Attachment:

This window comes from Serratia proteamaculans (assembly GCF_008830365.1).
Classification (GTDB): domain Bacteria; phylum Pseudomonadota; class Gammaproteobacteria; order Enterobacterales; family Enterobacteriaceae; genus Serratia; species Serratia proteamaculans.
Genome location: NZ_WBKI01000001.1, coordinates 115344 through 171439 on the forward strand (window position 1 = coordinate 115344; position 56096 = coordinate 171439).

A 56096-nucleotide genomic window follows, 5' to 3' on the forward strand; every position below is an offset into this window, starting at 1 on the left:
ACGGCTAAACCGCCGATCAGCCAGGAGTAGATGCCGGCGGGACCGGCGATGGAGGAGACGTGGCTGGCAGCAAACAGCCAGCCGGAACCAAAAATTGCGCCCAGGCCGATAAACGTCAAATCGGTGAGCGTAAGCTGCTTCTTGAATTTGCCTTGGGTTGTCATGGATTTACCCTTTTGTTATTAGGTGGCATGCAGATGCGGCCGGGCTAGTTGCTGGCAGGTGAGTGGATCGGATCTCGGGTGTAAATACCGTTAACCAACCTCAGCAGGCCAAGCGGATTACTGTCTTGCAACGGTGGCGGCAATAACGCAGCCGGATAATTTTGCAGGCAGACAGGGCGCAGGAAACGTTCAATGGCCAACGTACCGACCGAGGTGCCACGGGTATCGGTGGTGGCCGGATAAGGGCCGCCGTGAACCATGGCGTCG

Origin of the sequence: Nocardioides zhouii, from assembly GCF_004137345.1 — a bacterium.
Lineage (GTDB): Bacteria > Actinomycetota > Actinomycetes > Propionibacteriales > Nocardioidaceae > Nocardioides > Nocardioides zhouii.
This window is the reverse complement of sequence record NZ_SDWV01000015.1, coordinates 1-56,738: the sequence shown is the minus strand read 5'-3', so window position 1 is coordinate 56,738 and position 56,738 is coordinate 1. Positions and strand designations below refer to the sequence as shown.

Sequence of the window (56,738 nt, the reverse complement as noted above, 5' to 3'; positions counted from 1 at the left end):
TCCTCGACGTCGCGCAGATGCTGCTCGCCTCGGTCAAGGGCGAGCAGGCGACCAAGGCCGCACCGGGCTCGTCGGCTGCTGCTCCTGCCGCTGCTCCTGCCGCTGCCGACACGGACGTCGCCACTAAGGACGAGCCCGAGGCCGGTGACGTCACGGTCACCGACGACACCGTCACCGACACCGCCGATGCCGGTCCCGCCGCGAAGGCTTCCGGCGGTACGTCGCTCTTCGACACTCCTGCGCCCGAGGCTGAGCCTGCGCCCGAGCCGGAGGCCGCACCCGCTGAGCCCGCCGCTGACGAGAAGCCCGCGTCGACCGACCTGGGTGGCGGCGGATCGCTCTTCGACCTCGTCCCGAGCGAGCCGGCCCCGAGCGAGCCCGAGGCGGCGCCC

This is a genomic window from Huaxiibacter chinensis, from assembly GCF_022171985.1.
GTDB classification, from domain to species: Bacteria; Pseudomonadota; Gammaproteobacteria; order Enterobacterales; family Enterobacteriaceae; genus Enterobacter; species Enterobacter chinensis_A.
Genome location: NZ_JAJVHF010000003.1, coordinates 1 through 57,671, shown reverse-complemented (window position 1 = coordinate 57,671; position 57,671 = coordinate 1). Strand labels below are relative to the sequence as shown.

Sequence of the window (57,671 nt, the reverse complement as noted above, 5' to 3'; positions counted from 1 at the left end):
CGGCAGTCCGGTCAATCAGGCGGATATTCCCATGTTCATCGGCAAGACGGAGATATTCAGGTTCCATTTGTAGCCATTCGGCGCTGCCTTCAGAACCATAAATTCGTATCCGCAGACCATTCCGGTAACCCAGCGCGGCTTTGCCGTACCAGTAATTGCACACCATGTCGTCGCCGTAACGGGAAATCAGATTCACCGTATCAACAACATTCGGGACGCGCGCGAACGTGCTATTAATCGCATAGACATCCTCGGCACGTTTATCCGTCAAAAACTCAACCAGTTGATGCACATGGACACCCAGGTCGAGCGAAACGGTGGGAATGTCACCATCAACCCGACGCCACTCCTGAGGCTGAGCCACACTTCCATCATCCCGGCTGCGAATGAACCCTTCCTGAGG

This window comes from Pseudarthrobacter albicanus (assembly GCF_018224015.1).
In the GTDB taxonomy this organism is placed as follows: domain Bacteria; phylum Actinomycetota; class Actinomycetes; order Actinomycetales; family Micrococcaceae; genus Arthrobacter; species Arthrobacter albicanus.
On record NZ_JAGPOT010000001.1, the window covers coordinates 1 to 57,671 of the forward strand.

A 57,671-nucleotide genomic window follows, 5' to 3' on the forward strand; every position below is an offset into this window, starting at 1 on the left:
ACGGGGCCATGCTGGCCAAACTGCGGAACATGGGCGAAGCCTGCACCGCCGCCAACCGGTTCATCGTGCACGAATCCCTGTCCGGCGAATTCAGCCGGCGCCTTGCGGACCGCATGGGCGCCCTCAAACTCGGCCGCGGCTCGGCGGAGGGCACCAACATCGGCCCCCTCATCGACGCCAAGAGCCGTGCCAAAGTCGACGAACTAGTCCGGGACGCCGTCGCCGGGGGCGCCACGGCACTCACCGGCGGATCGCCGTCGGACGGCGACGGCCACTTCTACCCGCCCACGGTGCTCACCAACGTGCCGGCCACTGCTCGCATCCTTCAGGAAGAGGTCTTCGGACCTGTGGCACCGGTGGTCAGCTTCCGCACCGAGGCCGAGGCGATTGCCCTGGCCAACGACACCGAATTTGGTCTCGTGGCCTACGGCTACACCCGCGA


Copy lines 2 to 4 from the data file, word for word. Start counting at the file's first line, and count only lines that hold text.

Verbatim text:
Classification (GTDB): domain Bacteria; phylum Pseudomonadota; class Gammaproteobacteria; order Enterobacterales; family Enterobacteriaceae; genus Serratia; species Serratia proteamaculans.
Genome location: NZ_WBKI01000001.1, coordinates 115344 through 171439 on the forward strand (window position 1 = coordinate 115344; position 56096 = coordinate 171439).

A 56096-nucleotide genomic window follows, 5' to 3' on the forward strand; every position below is an offset into this window, starting at 1 on the left: